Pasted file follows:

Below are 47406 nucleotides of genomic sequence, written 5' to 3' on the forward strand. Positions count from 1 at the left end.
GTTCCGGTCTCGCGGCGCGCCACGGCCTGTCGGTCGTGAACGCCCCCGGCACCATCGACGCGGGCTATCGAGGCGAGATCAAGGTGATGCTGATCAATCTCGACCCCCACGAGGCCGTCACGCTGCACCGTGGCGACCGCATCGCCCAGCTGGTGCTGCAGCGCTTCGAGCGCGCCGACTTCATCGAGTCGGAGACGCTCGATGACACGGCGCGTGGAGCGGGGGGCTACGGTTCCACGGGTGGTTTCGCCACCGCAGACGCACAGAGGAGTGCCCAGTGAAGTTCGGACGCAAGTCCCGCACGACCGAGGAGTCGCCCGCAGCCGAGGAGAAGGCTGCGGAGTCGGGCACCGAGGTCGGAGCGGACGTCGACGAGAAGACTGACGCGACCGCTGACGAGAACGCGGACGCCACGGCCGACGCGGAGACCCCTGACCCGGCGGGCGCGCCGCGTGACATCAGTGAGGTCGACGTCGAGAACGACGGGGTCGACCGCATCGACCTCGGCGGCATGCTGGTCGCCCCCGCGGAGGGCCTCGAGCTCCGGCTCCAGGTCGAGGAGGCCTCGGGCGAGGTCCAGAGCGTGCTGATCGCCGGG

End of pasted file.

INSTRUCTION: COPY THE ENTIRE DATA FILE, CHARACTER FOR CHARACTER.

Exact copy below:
Below are 47406 nucleotides of genomic sequence, written 5' to 3' on the forward strand. Positions count from 1 at the left end.
GTTCCGGTCTCGCGGCGCGCCACGGCCTGTCGGTCGTGAACGCCCCCGGCACCATCGACGCGGGCTATCGAGGCGAGATCAAGGTGATGCTGATCAATCTCGACCCCCACGAGGCCGTCACGCTGCACCGTGGCGACCGCATCGCCCAGCTGGTGCTGCAGCGCTTCGAGCGCGCCGACTTCATCGAGTCGGAGACGCTCGATGACACGGCGCGTGGAGCGGGGGGCTACGGTTCCACGGGTGGTTTCGCCACCGCAGACGCACAGAGGAGTGCCCAGTGAAGTTCGGACGCAAGTCCCGCACGACCGAGGAGTCGCCCGCAGCCGAGGAGAAGGCTGCGGAGTCGGGCACCGAGGTCGGAGCGGACGTCGACGAGAAGACTGACGCGACCGCTGACGAGAACGCGGACGCCACGGCCGACGCGGAGACCCCTGACCCGGCGGGCGCGCCGCGTGACATCAGTGAGGTCGACGTCGAGAACGACGGGGTCGACCGCATCGACCTCGGCGGCATGCTGGTCGCCCCCGCGGAGGGCCTCGAGCTCCGGCTCCAGGTCGAGGAGGCCTCGGGCGAGGTCCAGAGCGTGCTGATCGCCGGG